Utopia is a fictional island situated in the center of the ocean, or so some have said. However, the idea of creating one's own personal utopia in the midst of the wilderness was institutionalized in the United States during the Civil War by the Homestead Act. Intrepid, would-be pioneers continued to claim land under this Act in the "last frontier" until well into the second half of the 20th century.
Women find themselves in an peculiar position when it comes to the construction of an utopia, or a homestead. For them, pain means pain, and blood denotes actual blood--not mere ideas that can be swept away for the sake of a hoped-for revolution--or in the process of clearing a field.
A mythical epistle arrived in our letter-box one day in the mile-high city: a note from a woman--an invitation, and a cry for help. Here, wrote one friend to another, I am, stranded out on this homestead. We have not yet proven up our 160 acres. Planting a barley-field in aspen-infested permafrost is not for the faint of heart. My husband has been hired to work on the Pipeline, which means we will be able to afford to buy powdered milk. And I have just had a baby, so I am not much good with the old John Deere. Just think! I know you admire adventure. Call upon your friends, draft-dodgers or drifters or whomever, and tell them they can stay here for free, if they will help us rip the trees out and plant grain. Come to the land of the silt-churned Copper River, where the fishwheels turn and the fireweed waves.
And that is how we found ourselves packed willy-nilly into a khaki Datsun 510 with a car-top carrier: two women, two girls, and two Frostline tents, blasting our way through a salt storm in Utah on the way to Canada.
The voice of the road was a harsh, gravelly, dust-filled roar, enveloping each vehicle in its own isolation chamber. The windshield of the Datsun collected the yellow, green and brown spatter of insect-bodies until we stopped to wash scrub them off. Oatmeal, at breakfast, floated in a bowl with specks of ash from a campfire after we emerged, swish-swish, from our sleeping bags.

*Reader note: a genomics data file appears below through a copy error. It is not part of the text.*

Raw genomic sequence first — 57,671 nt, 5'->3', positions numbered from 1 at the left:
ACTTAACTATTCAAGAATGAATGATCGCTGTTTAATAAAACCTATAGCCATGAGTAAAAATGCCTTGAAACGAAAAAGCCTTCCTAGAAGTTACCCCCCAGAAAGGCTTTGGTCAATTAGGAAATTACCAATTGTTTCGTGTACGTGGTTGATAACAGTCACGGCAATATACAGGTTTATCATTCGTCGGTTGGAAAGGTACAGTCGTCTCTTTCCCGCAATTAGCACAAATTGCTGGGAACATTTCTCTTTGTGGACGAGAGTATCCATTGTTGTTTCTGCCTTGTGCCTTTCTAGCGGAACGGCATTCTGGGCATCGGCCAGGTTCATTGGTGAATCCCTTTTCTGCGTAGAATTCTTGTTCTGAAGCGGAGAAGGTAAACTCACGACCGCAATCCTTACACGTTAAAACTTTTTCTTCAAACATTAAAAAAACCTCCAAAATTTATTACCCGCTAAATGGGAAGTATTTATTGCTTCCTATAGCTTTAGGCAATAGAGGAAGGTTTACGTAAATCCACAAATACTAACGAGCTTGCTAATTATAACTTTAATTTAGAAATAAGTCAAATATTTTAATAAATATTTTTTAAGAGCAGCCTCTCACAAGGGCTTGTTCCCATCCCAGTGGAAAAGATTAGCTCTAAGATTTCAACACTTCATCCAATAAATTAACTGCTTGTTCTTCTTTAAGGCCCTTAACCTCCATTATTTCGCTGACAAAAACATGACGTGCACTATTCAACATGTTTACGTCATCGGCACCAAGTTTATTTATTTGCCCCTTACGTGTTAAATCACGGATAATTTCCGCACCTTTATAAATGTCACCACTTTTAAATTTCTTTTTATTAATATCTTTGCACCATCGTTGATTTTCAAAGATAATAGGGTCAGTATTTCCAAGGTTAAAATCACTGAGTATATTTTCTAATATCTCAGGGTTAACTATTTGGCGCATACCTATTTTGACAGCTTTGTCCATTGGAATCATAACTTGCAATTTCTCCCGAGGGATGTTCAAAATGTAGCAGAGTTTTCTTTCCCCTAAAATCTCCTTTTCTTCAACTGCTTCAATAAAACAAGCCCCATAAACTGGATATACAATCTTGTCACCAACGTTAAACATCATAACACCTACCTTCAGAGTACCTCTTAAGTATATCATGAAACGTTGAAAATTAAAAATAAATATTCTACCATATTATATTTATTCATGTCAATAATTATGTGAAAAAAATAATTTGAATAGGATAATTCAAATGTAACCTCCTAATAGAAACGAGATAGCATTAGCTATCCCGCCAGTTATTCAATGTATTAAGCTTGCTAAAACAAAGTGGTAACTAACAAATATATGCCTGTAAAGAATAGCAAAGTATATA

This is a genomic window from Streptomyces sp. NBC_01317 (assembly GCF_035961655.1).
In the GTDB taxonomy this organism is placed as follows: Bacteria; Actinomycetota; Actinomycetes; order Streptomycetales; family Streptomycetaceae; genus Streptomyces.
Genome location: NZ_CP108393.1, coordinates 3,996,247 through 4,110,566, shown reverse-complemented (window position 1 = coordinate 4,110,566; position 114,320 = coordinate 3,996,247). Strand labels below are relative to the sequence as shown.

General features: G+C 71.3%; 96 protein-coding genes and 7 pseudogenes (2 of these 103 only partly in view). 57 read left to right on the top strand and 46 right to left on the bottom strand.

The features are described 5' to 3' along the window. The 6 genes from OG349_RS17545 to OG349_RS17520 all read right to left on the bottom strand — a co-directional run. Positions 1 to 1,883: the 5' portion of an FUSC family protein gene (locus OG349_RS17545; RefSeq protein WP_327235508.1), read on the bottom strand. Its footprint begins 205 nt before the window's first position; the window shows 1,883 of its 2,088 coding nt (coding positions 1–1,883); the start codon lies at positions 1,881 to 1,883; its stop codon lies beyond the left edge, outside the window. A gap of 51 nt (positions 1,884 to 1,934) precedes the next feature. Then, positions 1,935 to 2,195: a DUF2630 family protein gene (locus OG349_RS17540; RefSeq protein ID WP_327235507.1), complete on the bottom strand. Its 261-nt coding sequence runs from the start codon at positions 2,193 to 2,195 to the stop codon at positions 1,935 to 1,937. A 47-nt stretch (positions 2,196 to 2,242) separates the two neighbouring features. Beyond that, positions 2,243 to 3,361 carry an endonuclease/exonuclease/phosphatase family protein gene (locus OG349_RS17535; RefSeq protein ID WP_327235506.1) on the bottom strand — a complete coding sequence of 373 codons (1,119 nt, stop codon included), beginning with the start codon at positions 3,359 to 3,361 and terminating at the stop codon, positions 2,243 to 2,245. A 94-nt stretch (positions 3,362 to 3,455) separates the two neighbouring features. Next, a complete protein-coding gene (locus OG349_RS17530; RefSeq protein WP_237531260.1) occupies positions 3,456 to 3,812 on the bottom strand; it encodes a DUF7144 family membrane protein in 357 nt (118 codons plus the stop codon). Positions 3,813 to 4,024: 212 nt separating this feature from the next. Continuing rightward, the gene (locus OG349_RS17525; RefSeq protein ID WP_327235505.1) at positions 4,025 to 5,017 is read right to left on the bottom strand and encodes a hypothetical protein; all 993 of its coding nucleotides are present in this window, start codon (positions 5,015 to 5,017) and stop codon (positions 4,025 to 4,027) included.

Embarking on a ferry was a welcome respite from the road: there were stairs to clamber up and down, windows to peek through, unfamiliar fogs and mists to breathe. At night, you rolled around in your bag on a cot and closed your eyes, so glad not to be bumping the edges of a wet tent. During the day, further adventures awaited: once, a Japanese tourist fortuitously managed to pick the lock of our car, when we accidentally locked our keys in the trunk while rummaging in the cooler.
Where is the House of Alaska, we pestered, back in the car rumbling along the AlCan, a narrow highway snaking through the Yukon. Then, there was a sign that read, Alaska, but no house. Mosquitoes there were aplenty, and stunted spruces emerging like bottle-brushes from mossy swamps. Stretching our legs, we wandered out onto the sand-bars of braided rivers, teddy bears in tow. Snow-capped mountains loomed in the distance. But the promised house bided its time.
Finally, just when the Rye-Crisp and cheese supply had dwindled, and the nerves of the women were jangled to their edges by the questions, Are We There Yet and Where is the House of Alaska, the little green car stopped in front of a log cabin, a ramshackle lean-to barn, and a random scattering of doghouses. The team of dogs greeted us enthusiastically, jumping up and down on their hub-cap dishes--perhaps we were the harbingers of dinner. A baby clung to the side of a dark-haired woman in spectacles, leaning against an ancient black truck. A freckled man sporting a long red pony-tail sized up us two girls and exclaimed in a booming voice, "Well hello, you big little devils. Welcome to the House of Alaska."
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